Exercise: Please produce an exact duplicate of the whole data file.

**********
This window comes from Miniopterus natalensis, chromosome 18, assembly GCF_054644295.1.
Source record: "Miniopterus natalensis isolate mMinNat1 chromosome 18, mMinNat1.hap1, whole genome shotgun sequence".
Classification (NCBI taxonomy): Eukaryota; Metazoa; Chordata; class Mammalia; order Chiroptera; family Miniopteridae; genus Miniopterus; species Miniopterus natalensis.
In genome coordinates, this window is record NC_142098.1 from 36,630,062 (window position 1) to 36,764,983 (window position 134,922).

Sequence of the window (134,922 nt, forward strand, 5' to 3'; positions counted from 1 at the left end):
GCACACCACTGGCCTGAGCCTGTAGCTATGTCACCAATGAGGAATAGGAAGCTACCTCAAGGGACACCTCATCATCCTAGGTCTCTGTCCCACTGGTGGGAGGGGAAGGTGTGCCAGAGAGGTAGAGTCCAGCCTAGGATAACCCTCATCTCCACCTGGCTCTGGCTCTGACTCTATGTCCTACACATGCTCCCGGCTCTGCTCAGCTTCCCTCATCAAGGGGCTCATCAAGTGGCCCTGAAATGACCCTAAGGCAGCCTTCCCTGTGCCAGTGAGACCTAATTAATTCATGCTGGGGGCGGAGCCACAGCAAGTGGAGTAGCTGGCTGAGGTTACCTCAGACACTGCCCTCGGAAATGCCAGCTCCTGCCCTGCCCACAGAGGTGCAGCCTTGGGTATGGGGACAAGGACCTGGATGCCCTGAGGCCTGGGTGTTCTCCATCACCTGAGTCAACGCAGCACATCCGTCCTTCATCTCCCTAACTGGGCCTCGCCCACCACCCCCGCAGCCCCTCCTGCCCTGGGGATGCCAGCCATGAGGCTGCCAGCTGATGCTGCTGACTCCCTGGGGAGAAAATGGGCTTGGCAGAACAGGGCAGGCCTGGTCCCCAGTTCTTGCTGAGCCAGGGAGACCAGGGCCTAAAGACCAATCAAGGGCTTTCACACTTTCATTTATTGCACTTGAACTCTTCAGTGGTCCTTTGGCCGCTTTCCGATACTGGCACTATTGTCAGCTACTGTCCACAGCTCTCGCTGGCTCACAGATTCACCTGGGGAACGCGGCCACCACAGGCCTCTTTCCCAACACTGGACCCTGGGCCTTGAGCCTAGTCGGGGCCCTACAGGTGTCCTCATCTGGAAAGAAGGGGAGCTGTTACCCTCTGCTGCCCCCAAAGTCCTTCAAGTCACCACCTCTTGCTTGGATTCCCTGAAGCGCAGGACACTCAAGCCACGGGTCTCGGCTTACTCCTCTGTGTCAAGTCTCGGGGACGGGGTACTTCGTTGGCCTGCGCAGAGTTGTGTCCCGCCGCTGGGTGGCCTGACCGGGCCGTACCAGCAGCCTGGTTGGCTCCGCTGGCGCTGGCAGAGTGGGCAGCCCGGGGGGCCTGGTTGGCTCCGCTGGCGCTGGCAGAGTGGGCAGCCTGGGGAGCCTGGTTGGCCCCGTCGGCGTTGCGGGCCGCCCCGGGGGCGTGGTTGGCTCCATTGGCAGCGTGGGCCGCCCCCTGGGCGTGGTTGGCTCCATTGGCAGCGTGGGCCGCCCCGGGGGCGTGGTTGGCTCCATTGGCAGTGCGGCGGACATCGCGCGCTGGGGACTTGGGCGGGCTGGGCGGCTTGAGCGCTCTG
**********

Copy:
This window comes from Miniopterus natalensis, chromosome 18, assembly GCF_054644295.1.
Source record: "Miniopterus natalensis isolate mMinNat1 chromosome 18, mMinNat1.hap1, whole genome shotgun sequence".
Classification (NCBI taxonomy): Eukaryota; Metazoa; Chordata; class Mammalia; order Chiroptera; family Miniopteridae; genus Miniopterus; species Miniopterus natalensis.
In genome coordinates, this window is record NC_142098.1 from 36,630,062 (window position 1) to 36,764,983 (window position 134,922).

Sequence of the window (134,922 nt, forward strand, 5' to 3'; positions counted from 1 at the left end):
GCACACCACTGGCCTGAGCCTGTAGCTATGTCACCAATGAGGAATAGGAAGCTACCTCAAGGGACACCTCATCATCCTAGGTCTCTGTCCCACTGGTGGGAGGGGAAGGTGTGCCAGAGAGGTAGAGTCCAGCCTAGGATAACCCTCATCTCCACCTGGCTCTGGCTCTGACTCTATGTCCTACACATGCTCCCGGCTCTGCTCAGCTTCCCTCATCAAGGGGCTCATCAAGTGGCCCTGAAATGACCCTAAGGCAGCCTTCCCTGTGCCAGTGAGACCTAATTAATTCATGCTGGGGGCGGAGCCACAGCAAGTGGAGTAGCTGGCTGAGGTTACCTCAGACACTGCCCTCGGAAATGCCAGCTCCTGCCCTGCCCACAGAGGTGCAGCCTTGGGTATGGGGACAAGGACCTGGATGCCCTGAGGCCTGGGTGTTCTCCATCACCTGAGTCAACGCAGCACATCCGTCCTTCATCTCCCTAACTGGGCCTCGCCCACCACCCCCGCAGCCCCTCCTGCCCTGGGGATGCCAGCCATGAGGCTGCCAGCTGATGCTGCTGACTCCCTGGGGAGAAAATGGGCTTGGCAGAACAGGGCAGGCCTGGTCCCCAGTTCTTGCTGAGCCAGGGAGACCAGGGCCTAAAGACCAATCAAGGGCTTTCACACTTTCATTTATTGCACTTGAACTCTTCAGTGGTCCTTTGGCCGCTTTCCGATACTGGCACTATTGTCAGCTACTGTCCACAGCTCTCGCTGGCTCACAGATTCACCTGGGGAACGCGGCCACCACAGGCCTCTTTCCCAACACTGGACCCTGGGCCTTGAGCCTAGTCGGGGCCCTACAGGTGTCCTCATCTGGAAAGAAGGGGAGCTGTTACCCTCTGCTGCCCCCAAAGTCCTTCAAGTCACCACCTCTTGCTTGGATTCCCTGAAGCGCAGGACACTCAAGCCACGGGTCTCGGCTTACTCCTCTGTGTCAAGTCTCGGGGACGGGGTACTTCGTTGGCCTGCGCAGAGTTGTGTCCCGCCGCTGGGTGGCCTGACCGGGCCGTACCAGCAGCCTGGTTGGCTCCGCTGGCGCTGGCAGAGTGGGCAGCCCGGGGGGCCTGGTTGGCTCCGCTGGCGCTGGCAGAGTGGGCAGCCTGGGGAGCCTGGTTGGCCCCGTCGGCGTTGCGGGCCGCCCCGGGGGCGTGGTTGGCTCCATTGGCAGCGTGGGCCGCCCCCTGGGCGTGGTTGGCTCCATTGGCAGCGTGGGCCGCCCCGGGGGCGTGGTTGGCTCCATTGGCAGTGCGGCGGACATCGCGCGCTGGGGACTTGGGCGGGCTGGGCGGCTTGAGCGCTCTG